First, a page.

This week’s featured scientist is Mounica Kota! Mounica is currently a doctoral student with Marlene Zuk’s lab in the Department of Ecology, Evolution, and Behavior within the College of Biological Sciences. Her research focuses on animal communication and how different ecological factors drive the evolution of certain communication signals.
Many animals produce different sounds to attract mates. One well-known mating call is the chirp of a cricket. A parasitoid fly known as Ormia ochracea uses the sound of cricket chirps to locate male crickets as hosts for their larvae. However, a mutation arose in the field cricket population of Hawaii which left the males unable to produce sound from their wings. This mutation protected the mutated males from becoming victims to O. ochracea. Soon, the proportion of male crickets with this mutation (known as flatwing mutation) greatly increased in a short amount of time.
The phenomena with the mutated male crickets exemplifies how animal communication changes in response to ecological forces. Mounica and her lab studies the extent to which pre-existing behaviors influence the emergence and spread of the flatwing mutation, leading to new insights about the interactions between behavior and evolutionary change.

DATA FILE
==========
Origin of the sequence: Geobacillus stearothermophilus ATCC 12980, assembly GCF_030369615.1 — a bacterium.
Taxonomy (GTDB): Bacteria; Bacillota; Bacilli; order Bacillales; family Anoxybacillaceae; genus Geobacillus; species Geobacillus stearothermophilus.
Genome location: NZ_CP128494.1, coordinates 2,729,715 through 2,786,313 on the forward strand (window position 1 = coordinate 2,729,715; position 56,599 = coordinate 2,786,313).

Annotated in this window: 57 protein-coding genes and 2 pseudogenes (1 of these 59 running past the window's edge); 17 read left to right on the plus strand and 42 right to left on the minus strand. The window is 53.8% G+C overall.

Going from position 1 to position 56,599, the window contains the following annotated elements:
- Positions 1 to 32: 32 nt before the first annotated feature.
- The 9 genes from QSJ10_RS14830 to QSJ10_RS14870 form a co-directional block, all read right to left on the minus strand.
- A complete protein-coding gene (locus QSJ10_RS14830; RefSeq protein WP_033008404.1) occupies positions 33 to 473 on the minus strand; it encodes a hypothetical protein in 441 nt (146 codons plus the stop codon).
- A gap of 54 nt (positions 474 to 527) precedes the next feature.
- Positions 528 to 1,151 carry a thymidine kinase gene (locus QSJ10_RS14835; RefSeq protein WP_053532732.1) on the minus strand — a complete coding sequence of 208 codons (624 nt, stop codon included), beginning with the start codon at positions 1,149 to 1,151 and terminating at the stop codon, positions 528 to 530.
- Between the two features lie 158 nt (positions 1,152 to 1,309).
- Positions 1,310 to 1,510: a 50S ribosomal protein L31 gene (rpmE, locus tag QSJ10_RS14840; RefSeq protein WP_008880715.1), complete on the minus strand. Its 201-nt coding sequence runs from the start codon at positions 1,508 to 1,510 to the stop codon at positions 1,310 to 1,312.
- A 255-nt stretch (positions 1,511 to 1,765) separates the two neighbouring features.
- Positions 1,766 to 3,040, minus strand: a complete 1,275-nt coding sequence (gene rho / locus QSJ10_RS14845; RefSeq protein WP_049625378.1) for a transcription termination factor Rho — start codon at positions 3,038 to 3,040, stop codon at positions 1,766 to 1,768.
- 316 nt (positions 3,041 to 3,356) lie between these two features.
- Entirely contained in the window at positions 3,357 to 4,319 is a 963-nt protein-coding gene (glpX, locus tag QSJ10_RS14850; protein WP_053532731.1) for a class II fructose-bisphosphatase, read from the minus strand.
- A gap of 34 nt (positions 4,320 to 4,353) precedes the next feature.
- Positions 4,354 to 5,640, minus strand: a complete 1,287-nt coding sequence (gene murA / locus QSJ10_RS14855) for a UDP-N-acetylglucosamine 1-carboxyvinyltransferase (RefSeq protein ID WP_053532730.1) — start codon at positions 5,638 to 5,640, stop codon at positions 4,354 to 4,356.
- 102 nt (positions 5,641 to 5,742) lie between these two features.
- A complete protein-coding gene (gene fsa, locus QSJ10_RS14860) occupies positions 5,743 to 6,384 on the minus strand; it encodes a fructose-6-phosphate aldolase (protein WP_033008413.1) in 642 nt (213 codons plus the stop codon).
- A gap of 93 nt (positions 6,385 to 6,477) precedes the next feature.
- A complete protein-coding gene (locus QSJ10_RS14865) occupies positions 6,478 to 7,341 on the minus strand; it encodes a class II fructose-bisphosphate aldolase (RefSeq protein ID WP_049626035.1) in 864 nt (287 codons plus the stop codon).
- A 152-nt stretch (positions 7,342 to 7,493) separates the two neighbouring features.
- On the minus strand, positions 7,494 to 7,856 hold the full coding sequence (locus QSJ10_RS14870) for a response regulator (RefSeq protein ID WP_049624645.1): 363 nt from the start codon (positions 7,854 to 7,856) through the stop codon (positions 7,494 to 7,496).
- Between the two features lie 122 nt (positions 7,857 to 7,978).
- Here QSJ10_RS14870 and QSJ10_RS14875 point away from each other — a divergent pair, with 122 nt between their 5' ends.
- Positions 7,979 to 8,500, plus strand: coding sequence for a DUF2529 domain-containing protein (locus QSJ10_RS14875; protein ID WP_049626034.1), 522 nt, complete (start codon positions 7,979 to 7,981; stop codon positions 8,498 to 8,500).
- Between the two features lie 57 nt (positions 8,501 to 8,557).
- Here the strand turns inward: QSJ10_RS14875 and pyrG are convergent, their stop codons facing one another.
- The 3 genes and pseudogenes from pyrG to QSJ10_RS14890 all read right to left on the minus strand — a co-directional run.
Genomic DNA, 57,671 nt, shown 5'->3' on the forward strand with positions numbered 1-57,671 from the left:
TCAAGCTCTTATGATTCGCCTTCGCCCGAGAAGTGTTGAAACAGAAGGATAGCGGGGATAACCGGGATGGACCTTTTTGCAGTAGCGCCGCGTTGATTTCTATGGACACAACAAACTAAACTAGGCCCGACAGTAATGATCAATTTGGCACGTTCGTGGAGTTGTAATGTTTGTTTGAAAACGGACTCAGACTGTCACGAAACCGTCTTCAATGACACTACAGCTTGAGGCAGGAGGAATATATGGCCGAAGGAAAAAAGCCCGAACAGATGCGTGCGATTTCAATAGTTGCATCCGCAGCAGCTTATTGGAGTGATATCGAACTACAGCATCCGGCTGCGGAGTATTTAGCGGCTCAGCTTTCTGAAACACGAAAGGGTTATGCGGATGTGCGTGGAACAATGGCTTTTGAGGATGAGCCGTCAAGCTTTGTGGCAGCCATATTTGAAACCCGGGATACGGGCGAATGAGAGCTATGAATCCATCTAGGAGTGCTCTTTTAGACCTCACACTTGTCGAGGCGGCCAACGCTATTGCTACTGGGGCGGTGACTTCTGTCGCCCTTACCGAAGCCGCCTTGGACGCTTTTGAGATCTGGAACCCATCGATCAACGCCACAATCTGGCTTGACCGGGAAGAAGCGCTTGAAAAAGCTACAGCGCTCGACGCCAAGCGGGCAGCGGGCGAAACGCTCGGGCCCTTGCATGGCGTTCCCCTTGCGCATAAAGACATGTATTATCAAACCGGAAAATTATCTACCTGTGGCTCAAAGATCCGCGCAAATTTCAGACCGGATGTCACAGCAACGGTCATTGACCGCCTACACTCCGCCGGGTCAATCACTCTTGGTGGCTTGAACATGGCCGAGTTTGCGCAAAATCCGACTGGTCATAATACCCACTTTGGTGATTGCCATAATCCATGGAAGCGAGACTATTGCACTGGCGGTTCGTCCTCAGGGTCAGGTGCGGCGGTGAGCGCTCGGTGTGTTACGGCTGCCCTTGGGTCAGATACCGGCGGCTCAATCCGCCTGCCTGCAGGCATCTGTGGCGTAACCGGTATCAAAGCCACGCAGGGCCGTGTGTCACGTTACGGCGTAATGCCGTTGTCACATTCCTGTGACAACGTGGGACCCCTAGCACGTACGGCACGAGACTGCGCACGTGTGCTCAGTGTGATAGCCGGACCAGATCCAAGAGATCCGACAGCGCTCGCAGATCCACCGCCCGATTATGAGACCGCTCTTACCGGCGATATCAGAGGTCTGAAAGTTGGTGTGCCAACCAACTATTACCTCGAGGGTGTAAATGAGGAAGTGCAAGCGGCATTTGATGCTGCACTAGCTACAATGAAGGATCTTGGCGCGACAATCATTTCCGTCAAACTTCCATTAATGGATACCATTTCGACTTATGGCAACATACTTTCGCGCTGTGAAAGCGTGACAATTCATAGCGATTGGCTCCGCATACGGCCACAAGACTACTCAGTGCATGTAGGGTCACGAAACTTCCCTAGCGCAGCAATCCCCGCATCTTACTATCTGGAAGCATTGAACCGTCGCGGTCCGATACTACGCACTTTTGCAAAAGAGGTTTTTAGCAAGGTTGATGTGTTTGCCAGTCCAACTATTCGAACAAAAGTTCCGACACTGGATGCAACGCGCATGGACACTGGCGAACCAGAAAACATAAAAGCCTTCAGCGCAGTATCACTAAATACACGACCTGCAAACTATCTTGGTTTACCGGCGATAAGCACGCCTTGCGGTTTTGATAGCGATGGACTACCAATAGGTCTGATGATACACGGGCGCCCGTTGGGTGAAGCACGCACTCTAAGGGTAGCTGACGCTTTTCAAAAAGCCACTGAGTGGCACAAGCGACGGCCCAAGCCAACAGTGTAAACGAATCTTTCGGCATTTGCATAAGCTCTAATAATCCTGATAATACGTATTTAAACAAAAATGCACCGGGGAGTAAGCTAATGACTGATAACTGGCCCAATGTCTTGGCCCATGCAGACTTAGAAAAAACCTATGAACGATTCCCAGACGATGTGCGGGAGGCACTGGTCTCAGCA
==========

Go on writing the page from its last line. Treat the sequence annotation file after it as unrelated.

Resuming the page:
Did you know that there are more invertebrates than vertebrates in the world? Invertebrates are animals that lack a vertebral column, or a spine. The largest group of invertebrates are insects, which are estimated to comprise around 90% of animal life forms on Earth. Insects provide a variety of ecological benefits, serving as pollinators for many plants or as food for numerous animals.
Video introduction to Mounica’s research
Learn more about insects with the activities linked below. You can solve a fun crossword puzzle about insects and build an insect yourself or with kids in these fun activities!
Header Photo by Wolfgang Hasselmann